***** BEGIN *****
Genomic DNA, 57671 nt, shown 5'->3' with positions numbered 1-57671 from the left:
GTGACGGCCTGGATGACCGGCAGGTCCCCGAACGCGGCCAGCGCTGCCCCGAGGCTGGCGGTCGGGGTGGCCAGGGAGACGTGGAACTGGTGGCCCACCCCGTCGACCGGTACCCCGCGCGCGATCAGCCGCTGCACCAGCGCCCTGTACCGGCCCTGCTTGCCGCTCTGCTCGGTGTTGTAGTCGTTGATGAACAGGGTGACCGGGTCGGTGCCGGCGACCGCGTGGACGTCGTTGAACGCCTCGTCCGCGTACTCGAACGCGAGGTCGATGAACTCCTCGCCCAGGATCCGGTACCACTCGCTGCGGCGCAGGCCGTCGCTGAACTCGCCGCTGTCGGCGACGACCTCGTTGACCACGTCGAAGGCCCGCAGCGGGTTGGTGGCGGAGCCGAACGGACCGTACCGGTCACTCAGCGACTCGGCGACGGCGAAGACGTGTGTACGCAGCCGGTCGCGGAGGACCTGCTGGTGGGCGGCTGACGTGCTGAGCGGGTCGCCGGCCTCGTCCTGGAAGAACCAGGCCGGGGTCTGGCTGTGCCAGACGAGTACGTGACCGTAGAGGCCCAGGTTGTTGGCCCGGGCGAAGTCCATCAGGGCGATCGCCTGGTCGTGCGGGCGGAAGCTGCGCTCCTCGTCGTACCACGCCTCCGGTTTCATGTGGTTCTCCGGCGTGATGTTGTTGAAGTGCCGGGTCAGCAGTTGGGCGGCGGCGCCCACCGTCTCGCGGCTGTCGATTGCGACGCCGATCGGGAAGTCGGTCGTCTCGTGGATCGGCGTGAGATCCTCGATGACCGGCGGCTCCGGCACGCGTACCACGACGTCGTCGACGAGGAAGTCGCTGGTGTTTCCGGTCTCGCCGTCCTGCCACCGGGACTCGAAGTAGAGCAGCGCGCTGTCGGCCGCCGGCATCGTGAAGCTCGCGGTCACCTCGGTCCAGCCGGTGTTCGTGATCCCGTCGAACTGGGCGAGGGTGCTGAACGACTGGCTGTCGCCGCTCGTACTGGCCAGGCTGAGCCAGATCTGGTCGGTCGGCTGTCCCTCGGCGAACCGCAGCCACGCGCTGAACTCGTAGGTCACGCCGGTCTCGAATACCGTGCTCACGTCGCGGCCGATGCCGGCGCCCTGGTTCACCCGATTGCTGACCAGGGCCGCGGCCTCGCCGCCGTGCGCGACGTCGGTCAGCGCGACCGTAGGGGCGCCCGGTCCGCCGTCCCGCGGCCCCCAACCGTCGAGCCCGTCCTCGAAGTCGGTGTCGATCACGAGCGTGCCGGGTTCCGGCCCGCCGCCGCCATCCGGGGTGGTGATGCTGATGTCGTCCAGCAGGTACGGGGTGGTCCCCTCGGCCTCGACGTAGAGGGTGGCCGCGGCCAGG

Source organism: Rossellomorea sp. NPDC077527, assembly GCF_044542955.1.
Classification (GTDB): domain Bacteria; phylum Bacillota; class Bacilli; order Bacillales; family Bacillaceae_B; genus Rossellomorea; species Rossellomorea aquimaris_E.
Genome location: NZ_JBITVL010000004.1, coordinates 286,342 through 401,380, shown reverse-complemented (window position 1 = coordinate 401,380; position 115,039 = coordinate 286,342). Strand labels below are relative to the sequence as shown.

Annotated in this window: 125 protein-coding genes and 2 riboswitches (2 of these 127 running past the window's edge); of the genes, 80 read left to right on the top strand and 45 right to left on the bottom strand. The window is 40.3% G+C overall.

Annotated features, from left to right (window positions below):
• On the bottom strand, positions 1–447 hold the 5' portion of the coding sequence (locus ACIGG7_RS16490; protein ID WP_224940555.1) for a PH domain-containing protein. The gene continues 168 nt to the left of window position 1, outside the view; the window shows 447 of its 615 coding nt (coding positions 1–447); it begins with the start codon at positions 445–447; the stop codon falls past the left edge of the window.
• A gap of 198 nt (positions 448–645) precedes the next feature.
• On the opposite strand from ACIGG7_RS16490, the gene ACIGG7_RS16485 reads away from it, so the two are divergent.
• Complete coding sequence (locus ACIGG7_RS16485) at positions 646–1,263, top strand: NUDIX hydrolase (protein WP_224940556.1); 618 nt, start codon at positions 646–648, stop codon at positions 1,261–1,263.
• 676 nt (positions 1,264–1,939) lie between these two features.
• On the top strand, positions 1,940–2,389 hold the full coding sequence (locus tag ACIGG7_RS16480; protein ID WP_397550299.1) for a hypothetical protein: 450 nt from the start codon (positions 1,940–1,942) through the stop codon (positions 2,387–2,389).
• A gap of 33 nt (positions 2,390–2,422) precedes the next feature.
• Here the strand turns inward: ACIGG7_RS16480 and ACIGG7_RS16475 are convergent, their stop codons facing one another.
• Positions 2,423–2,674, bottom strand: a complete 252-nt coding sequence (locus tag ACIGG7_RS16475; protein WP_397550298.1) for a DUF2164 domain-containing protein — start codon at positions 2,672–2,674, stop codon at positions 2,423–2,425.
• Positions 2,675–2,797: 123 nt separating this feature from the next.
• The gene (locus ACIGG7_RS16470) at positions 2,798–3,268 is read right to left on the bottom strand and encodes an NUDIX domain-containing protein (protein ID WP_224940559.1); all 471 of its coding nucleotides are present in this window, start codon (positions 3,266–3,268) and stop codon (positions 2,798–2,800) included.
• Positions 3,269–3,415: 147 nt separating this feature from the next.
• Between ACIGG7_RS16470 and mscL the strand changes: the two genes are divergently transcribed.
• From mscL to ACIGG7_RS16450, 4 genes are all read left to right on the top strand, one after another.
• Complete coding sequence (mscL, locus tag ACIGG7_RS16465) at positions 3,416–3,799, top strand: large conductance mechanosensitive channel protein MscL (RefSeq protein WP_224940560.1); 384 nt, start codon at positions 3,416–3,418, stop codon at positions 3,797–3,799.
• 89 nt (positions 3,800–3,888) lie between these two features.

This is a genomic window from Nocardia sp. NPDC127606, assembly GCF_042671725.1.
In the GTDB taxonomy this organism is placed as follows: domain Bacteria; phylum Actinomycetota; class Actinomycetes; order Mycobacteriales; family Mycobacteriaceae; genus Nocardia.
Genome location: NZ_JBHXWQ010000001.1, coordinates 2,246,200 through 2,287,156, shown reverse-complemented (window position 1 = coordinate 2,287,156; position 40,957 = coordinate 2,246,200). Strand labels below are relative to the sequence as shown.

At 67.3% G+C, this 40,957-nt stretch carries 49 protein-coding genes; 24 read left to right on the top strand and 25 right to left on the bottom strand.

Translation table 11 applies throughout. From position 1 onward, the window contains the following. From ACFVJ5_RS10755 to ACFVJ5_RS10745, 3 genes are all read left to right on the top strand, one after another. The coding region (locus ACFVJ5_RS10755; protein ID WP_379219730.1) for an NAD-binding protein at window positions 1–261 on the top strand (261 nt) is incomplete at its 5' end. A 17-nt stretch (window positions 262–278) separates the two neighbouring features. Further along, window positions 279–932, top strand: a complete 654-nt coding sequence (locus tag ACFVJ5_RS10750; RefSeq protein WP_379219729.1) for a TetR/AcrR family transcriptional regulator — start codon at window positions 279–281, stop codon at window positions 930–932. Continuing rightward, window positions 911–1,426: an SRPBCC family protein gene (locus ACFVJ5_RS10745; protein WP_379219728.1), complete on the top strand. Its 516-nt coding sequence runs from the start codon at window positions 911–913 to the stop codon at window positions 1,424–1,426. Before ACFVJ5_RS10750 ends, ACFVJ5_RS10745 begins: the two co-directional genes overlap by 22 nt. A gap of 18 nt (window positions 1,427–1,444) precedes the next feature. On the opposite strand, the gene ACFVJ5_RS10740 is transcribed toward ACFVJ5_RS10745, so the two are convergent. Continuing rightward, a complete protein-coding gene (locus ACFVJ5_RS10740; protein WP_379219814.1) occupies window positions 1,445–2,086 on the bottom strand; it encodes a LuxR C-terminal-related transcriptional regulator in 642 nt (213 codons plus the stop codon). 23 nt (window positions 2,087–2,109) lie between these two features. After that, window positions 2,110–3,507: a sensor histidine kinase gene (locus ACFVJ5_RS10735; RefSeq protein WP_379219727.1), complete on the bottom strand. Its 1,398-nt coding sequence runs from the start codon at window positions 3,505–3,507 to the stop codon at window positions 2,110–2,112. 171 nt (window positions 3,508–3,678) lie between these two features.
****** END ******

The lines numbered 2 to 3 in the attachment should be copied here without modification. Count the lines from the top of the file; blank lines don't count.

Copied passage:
GTGACGGCCTGGATGACCGGCAGGTCCCCGAACGCGGCCAGCGCTGCCCCGAGGCTGGCGGTCGGGGTGGCCAGGGAGACGTGGAACTGGTGGCCCACCCCGTCGACCGGTACCCCGCGCGCGATCAGCCGCTGCACCAGCGCCCTGTACCGGCCCTGCTTGCCGCTCTGCTCGGTGTTGTAGTCGTTGATGAACAGGGTGACCGGGTCGGTGCCGGCGACCGCGTGGACGTCGTTGAACGCCTCGTCCGCGTACTCGAACGCGAGGTCGATGAACTCCTCGCCCAGGATCCGGTACCACTCGCTGCGGCGCAGGCCGTCGCTGAACTCGCCGCTGTCGGCGACGACCTCGTTGACCACGTCGAAGGCCCGCAGCGGGTTGGTGGCGGAGCCGAACGGACCGTACCGGTCACTCAGCGACTCGGCGACGGCGAAGACGTGTGTACGCAGCCGGTCGCGGAGGACCTGCTGGTGGGCGGCTGACGTGCTGAGCGGGTCGCCGGCCTCGTCCTGGAAGAACCAGGCCGGGGTCTGGCTGTGCCAGACGAGTACGTGACCGTAGAGGCCCAGGTTGTTGGCCCGGGCGAAGTCCATCAGGGCGATCGCCTGGTCGTGCGGGCGGAAGCTGCGCTCCTCGTCGTACCACGCCTCCGGTTTCATGTGGTTCTCCGGCGTGATGTTGTTGAAGTGCCGGGTCAGCAGTTGGGCGGCGGCGCCCACCGTCTCGCGGCTGTCGATTGCGACGCCGATCGGGAAGTCGGTCGTCTCGTGGATCGGCGTGAGATCCTCGATGACCGGCGGCTCCGGCACGCGTACCACGACGTCGTCGACGAGGAAGTCGCTGGTGTTTCCGGTCTCGCCGTCCTGCCACCGGGACTCGAAGTAGAGCAGCGCGCTGTCGGCCGCCGGCATCGTGAAGCTCGCGGTCACCTCGGTCCAGCCGGTGTTCGTGATCCCGTCGAACTGGGCGAGGGTGCTGAACGACTGGCTGTCGCCGCTCGTACTGGCCAGGCTGAGCCAGATCTGGTCGGTCGGCTGTCCCTCGGCGAACCGCAGCCACGCGCTGAACTCGTAGGTCACGCCGGTCTCGAATACCGTGCTCACGTCGCGGCCGATGCCGGCGCCCTGGTTCACCCGATTGCTGACCAGGGCCGCGGCCTCGCCGCCGTGCGCGACGTCGGTCAGCGCGACCGTAGGGGCGCCCGGTCCGCCGTCCCGCGGCCCCCAACCGTCGAGCCCGTCCTCGAAGTCGGTGTCGATCACGAGCGTGCCGGGTTCCGGCCCGCCGCCGCCATCCGGGGTGGTGATGCTGATGTCGTCCAGCAGGTACGGGGTGGTCCCCTCGGCCTCGACGTAGAGGGTGGCCGCGGCCAGG

Source organism: Rossellomorea sp. NPDC077527, assembly GCF_044542955.1.